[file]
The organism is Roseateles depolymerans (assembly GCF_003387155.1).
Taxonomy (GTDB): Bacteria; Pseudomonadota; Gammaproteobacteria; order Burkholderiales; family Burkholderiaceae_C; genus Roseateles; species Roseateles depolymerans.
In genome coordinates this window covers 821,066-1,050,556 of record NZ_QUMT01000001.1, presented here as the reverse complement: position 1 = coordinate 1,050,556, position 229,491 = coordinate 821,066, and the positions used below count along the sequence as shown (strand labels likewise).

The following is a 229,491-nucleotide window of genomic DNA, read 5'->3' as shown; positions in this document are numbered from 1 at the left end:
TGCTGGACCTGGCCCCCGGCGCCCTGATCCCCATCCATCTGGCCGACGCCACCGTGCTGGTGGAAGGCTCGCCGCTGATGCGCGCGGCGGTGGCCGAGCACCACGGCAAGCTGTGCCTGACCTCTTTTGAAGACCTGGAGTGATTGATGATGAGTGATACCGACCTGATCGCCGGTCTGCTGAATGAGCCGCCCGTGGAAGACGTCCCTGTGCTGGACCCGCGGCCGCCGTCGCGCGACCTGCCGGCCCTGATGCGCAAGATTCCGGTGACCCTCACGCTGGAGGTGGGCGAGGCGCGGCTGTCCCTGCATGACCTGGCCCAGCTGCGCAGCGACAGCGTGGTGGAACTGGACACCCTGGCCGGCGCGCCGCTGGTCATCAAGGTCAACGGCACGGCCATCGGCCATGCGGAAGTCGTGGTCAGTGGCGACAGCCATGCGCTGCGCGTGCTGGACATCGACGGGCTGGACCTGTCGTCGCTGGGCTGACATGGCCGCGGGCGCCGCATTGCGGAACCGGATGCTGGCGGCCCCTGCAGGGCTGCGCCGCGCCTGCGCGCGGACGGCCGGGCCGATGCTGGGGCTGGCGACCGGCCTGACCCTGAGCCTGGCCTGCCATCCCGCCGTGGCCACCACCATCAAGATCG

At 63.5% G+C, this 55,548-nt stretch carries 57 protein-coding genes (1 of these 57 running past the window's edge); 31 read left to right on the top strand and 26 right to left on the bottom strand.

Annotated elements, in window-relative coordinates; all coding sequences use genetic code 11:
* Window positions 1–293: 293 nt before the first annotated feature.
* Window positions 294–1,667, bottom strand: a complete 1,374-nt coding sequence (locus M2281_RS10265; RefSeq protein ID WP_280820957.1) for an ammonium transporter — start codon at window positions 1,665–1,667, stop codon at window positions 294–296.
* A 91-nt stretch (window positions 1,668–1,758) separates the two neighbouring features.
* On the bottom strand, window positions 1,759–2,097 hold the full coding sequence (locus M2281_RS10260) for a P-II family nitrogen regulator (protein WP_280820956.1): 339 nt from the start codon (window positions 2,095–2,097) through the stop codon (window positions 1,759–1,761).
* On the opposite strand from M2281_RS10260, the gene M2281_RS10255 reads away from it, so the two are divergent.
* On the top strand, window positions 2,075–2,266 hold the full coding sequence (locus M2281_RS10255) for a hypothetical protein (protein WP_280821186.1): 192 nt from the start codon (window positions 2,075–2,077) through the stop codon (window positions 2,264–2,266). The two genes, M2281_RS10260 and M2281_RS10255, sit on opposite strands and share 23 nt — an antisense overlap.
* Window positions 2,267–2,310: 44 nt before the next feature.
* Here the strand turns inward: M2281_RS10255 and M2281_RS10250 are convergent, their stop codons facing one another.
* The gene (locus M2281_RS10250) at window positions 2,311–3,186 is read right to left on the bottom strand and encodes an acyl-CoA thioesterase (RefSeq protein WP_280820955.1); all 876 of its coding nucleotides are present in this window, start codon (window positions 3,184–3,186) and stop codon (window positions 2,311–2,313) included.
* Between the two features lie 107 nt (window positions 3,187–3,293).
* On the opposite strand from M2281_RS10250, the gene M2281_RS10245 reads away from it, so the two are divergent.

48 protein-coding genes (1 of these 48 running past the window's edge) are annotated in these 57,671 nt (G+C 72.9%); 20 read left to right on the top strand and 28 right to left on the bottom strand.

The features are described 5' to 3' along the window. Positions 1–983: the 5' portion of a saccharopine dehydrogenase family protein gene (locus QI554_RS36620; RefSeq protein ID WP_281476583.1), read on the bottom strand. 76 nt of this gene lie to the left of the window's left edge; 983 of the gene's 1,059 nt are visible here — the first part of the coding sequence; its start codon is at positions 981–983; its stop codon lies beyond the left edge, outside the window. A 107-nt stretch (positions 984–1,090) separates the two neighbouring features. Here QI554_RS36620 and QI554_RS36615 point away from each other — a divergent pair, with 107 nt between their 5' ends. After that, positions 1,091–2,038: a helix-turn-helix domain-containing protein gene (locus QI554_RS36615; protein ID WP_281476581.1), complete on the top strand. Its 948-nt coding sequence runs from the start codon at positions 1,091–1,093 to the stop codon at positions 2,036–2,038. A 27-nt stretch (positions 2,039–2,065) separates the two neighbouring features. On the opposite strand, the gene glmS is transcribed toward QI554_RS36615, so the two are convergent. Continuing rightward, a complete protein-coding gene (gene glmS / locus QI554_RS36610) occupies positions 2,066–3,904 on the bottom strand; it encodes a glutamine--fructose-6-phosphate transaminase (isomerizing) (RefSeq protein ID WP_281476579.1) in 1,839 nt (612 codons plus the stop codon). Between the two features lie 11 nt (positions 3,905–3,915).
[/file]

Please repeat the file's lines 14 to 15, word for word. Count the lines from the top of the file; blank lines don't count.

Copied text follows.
* Window positions 2,267–2,310: 44 nt before the next feature.
* Here the strand turns inward: M2281_RS10255 and M2281_RS10250 are convergent, their stop codons facing one another.